Kris and I went down to Conway, NH., where Conway Scenic’s final day of ‘Pumpkin Patch’ was underway. Here I made a photo of Engineer Wayne Duffett—dressed as a Imperial Storm Trooper from the Star Wars films—as he sat in the cab of GP9 1751.
Both photos were exposed on Fuji Velvia 50, which at more than $18 a roll, is among the most expensive film I’ve ever bought. The F3 returned to life on Halloween. My slides were returned to me from AgX Imaging lab in Sault Ste Marie, Michigan yesterday.
Last week, Conway Scenic Railroad temporarily evicted former Boston & Maine F7A 4268 from stall 4 at the North Conway, NH roundhouse where the locomotive has been undergoing an operational restoration by the 470 Club (that also owns sister F7A 4266 which is operational at CSRR).
Saturday morning (November 21, 2020) brilliant late-autumn presented excellent light to photograph this relic of mid-20th century dieselization. B&M 4268 was originally an EMD demonstrator and features the builder’s less-common ‘passenger pilot’, which makes it distinctive among B&M’s F-unit.
I made these photos using my FujiFilm X-T1 with recently acquired 16-55mm Fujinon lens. After exposure, I converted the camera-RAW files to DNG format using Iridient X-Transformer software, which does a more effective job of transforming these files for conversion by Adobe Lightroom, than either Lightroom itself or other image processing software.
After conversion, I imported the DNG files into Lightroom and made some minor adjustments to color temperature, contrast, and highlight/shadow detail plus saturation.
Below are examples of the in-camera FujiFilm JPG (using Velvia color profile, and a comparison DNG file converted from RAW using the Iridient software.
All photos were then scaled and exported using Lightroom.
Saturday, November 14, 2020, Conway Scenic Railroad operated its final Mountaineer of the 2020 operating season. As scheduled, this ran from North Conway to Crawford, Notch, New Hampshire and return.
Historically CSRR ceased operations over Crawford Notch earlier in the season.
I used this rare late-season move over the former Maine Central Mountain Division to make some unusual photos. Bare leaf-less trees allow for views that are unobtainable during the summer and early autumn.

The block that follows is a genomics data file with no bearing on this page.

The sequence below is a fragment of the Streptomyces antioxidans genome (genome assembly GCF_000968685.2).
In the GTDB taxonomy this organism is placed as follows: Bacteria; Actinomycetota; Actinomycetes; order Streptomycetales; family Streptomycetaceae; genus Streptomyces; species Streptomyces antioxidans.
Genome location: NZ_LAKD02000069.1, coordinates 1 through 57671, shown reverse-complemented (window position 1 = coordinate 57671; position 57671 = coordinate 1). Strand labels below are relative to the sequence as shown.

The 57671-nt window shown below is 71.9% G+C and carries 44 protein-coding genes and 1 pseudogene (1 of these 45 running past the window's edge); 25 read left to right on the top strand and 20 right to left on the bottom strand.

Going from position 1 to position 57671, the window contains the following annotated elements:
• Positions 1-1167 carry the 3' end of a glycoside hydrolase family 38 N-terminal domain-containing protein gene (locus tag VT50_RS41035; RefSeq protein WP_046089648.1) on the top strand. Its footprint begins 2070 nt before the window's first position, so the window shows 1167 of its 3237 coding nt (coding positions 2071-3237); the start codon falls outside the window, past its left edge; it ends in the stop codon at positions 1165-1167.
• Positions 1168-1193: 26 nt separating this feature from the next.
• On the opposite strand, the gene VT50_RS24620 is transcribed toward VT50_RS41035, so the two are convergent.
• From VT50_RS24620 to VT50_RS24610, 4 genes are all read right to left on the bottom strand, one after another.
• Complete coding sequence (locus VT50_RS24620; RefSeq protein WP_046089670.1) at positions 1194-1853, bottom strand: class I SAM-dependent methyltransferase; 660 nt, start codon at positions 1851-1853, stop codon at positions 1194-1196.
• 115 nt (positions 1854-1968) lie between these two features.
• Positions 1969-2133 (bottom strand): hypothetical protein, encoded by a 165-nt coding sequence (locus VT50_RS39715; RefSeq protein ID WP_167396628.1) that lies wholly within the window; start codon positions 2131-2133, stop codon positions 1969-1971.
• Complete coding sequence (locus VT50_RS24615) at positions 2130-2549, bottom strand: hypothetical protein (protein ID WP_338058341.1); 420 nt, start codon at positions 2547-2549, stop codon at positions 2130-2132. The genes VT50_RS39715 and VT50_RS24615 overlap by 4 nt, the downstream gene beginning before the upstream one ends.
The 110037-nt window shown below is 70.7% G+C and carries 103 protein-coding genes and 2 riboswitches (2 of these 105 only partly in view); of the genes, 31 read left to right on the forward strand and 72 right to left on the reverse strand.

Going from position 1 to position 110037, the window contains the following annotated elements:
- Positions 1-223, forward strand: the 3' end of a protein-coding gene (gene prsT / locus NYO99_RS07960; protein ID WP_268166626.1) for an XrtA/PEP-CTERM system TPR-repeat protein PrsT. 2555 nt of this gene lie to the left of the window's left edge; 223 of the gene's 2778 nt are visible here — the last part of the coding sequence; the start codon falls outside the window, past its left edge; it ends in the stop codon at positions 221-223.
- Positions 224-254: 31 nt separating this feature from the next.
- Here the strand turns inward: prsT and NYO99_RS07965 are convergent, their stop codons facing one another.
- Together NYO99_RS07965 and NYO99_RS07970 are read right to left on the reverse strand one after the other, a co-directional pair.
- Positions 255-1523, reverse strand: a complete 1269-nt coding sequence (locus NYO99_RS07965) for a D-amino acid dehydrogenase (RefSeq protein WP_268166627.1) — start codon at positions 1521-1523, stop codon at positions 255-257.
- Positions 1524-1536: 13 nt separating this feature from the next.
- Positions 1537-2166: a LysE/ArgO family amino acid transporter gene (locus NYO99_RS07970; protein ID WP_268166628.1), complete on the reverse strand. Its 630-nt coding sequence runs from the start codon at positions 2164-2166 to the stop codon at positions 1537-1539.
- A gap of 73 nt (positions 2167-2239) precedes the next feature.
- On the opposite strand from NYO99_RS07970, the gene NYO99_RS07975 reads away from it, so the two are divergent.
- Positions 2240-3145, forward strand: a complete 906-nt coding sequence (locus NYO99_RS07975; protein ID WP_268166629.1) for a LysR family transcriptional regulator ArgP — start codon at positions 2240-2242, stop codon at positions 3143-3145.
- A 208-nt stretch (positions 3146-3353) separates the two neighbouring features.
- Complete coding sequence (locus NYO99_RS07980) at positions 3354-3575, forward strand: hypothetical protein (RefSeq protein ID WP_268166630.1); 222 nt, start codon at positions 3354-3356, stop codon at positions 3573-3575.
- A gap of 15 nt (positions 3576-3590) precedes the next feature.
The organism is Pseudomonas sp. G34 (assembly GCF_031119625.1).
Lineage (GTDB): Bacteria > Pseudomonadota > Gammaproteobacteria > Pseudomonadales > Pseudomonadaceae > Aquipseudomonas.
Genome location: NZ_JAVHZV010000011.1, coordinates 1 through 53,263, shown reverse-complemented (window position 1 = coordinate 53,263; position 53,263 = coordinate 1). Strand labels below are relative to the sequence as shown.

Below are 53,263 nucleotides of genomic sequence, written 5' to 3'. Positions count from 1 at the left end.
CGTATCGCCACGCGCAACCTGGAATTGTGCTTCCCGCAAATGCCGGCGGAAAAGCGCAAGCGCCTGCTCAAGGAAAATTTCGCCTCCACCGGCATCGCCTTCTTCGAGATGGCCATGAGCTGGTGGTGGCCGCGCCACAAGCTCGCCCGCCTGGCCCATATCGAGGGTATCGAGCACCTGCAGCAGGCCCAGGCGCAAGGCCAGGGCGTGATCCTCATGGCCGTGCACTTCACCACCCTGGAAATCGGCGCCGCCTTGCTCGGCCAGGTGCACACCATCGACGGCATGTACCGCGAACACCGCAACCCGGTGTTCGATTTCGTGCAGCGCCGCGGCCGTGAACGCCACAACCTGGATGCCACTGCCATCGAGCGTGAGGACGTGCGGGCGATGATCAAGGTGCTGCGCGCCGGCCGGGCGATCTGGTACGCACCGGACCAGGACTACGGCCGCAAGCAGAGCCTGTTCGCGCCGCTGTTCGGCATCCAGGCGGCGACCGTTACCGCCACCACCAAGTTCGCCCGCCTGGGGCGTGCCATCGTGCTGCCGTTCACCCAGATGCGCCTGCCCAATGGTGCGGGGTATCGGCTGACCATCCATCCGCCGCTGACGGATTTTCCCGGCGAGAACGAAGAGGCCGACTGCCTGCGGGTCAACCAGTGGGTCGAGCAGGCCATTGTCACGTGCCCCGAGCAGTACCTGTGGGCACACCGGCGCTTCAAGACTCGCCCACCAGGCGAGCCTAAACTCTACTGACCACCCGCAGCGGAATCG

During the course of the operating season, I’d made several head-end trips and Hyrail inspections of the line to look for angles. Some of the finest locations I found are a long way from public highways.
For this photo of eastward train 162, I climbed to an elevated point, and used my FujiFilm XT1 with 12mm Zeiss Touit lens.
Old Millie is Conway Scenic’s Budd RDC. This car is a former New Haven Railroad RDC built back in 1952.
Earlier this week Millie had finished its 92-day inspection and needed to go for a test run before she enters service next week on the Valley run.
My parents were visiting from Massachusetts, so a group of us including Kris and Sharon Sabbatino and Conway Scenic’s Train Master and Road Foreman of Engines, Mike Lacey, went for wander with Millie down the Conway Branch.
We stopped on the way down and again on the way back.
If all goes to plan, Mille will be working the 1115 Conway and 1245 Bartlett trains Monday – Thursday up until Thanksgiving.
I made these photos using my Nikon Z6 Mirrorless camera.
Below are a few more photos from last Saturday’s 470 Club Special over the Maine Central Mountain Division.
Heavy early season snow made for a cosmic setting at Fabyan, NH where the locomotives ran around the train for the return run to North Conway.
Conway Scenic Railroad’s track patrol wasn’t as impressed with the snow as the passengers on the special. Prior to the train’s arrival at Fabyan, the members of the patrol had to remove numerous fallen trees which had succumbed to the weight of the early season snow.
Sun at Fabyan made for some interesting photo opportunities.
These images were exposed using my FujiFilm XT1. Fuji RAW files were converted to DNG format using Iridient X-Transformer and adjusted using Adobe Lightroom.
A few weeks ago on Tracking the Light, I described my early experiences with Kodak’s Ektachrome LPP (a warm-tone emulsion with subtle color rendition), of which I received a free-sample from Kodak back in August 1993.
Among the other photos on that roll, was this view exposed shortly after sunrise of Amtrak’s Los Angeles-bound Coast Starlight crossing Southern Pacific’s massive Benicia Bridge near Martinez, California.